First Person

Violinist Zina Schiff embraces a very special conductor

The Brookline-based artist, who’s played with some of the biggest names in classical music, relishes being conducted by her own daughter, Avlana Eisenberg.

Jonathan Wiggs/Globe staff

I began teaching Avlana violin when she was 3 years old, so it seems like we’ve always been working together. In fact, her debut as a soloist was when she was 7, when we played the Bach Double Violin Concerto with the Shreveport Symphony.

I thought she might become a violinist, but while at Yale she took a conducting class and then founded the school’s Silliman Symphony. She had traveled with me most of her life, watching my interactions with conductors, learning by osmosis. My senior year at UC Berkeley I was chosen as one of Glamour’s Top 10 College Women, and then Avlana was selected for the same award a generation later.

I really believe that whether it is family or friends, we need to share our passions with our children. My oldest sister, Eileen, gave me my first lessons. Here in Boston, exposure to music is easy, with great classical radio, concerts, and schools. I studied with [famous violinist Jascha] Heifetz for six years, mostly privately. My work with him involved so much more than music, even playing Ping-Pong. Mr. Heifetz never took a penny for my lessons and was like a father to me.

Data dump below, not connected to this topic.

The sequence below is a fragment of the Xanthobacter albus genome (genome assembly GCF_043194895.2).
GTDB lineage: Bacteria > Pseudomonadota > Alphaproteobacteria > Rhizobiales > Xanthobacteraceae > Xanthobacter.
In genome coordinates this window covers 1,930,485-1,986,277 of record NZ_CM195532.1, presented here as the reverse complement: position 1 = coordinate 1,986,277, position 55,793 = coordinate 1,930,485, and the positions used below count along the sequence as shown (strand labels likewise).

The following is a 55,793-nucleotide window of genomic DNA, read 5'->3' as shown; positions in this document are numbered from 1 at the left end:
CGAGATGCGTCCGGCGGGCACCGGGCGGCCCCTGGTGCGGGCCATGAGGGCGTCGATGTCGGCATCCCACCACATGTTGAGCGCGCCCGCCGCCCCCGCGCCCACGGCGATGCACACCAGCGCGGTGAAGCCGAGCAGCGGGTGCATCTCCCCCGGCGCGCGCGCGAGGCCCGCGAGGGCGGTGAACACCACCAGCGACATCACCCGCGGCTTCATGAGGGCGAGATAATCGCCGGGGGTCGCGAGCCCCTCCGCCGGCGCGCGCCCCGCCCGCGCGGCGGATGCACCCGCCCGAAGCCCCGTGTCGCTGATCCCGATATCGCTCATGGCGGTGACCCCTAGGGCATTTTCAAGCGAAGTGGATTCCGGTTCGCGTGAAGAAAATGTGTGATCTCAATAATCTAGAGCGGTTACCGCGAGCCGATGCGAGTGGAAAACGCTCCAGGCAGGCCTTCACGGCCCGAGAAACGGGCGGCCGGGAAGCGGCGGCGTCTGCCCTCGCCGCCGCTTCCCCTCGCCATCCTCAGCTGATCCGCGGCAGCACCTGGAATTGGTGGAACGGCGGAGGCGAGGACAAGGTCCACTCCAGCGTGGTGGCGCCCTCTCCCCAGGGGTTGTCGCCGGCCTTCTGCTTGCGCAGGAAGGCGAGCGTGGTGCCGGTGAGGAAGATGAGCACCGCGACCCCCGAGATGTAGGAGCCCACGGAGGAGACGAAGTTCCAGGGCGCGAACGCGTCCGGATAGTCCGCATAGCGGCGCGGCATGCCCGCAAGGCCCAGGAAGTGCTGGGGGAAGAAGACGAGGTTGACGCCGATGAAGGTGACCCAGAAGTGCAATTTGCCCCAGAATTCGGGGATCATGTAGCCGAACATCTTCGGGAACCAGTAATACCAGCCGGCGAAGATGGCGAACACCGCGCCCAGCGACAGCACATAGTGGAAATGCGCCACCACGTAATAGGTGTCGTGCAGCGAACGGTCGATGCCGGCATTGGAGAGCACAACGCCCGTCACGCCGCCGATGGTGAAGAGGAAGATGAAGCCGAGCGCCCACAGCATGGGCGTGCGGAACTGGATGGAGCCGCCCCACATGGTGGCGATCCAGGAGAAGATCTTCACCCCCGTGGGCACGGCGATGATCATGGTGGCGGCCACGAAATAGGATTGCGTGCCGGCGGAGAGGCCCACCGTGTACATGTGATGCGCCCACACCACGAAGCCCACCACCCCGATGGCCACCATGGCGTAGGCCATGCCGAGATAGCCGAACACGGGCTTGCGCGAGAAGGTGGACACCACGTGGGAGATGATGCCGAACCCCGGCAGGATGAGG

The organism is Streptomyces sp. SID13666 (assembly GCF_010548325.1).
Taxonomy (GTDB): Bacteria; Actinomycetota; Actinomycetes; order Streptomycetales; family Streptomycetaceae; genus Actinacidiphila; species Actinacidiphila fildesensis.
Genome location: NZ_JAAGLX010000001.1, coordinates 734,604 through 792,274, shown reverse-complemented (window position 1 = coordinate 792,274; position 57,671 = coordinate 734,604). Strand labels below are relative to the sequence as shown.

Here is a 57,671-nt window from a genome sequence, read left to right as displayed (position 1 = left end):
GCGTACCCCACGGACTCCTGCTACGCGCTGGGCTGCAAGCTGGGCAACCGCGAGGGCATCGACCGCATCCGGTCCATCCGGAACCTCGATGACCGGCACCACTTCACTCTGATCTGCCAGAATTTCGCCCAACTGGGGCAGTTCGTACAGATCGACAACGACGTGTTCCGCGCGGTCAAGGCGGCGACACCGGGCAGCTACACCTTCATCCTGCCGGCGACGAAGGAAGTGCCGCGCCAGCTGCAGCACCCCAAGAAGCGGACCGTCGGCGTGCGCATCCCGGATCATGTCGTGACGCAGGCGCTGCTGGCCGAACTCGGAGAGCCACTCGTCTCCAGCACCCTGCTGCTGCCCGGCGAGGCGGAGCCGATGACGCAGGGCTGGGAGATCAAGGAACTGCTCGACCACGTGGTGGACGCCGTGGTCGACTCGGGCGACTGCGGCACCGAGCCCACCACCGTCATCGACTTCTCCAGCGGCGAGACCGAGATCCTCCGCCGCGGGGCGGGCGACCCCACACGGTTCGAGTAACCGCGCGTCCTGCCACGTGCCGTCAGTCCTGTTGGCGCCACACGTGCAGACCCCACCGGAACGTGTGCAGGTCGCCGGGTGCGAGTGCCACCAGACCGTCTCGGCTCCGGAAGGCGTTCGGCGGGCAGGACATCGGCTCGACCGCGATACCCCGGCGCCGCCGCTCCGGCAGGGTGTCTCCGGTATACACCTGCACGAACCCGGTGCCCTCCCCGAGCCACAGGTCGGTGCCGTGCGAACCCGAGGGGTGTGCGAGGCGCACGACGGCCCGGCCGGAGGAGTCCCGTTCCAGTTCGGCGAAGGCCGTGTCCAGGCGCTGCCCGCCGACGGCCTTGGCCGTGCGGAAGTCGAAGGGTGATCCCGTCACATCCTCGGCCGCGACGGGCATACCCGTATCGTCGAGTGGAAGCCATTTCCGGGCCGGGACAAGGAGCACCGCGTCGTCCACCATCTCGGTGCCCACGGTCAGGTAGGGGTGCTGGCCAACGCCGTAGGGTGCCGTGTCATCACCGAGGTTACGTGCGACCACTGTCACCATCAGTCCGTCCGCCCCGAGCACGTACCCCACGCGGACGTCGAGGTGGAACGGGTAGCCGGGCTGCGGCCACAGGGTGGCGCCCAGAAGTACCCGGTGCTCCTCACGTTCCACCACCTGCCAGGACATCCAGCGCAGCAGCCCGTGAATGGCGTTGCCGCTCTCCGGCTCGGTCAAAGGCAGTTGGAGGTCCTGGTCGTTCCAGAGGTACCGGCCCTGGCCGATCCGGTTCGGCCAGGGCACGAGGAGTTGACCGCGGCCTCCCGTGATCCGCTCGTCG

As a conductor, Avlana reminds me of Arthur Fiedler, with whom I soloed in San Francisco and Baltimore. I first played with him when I was a kid. That kind of respect for a soloist so young is quite rare. Like him, Avlana is very sensitive to her soloist and a true collaborator. She also shares Fiedler’s attention to exciting programming that uplifts audiences.

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At our [March 23] concert, we will perform Ravel’s Tzigane and Three Songs Without Words by Paul Ben-Haim, which we just premiered on our first CD together. Recorded in Budapest, it was a dream come true for me to see Avlana’s immediate command of the orchestra and hear the final results.  

— As told to Tina Sutton (Interview has been edited and condensed.)

TO ATTEND  On May 18 at 4 p.m., Schiff and Eisenberg will perform with the Boston Chamber Symphony at St. John’s Episcopal Church in Jamaica Plain. Tickets are $10 at the door. 

Update: The Boston Chamber Symphony concert has been postponed until May 18.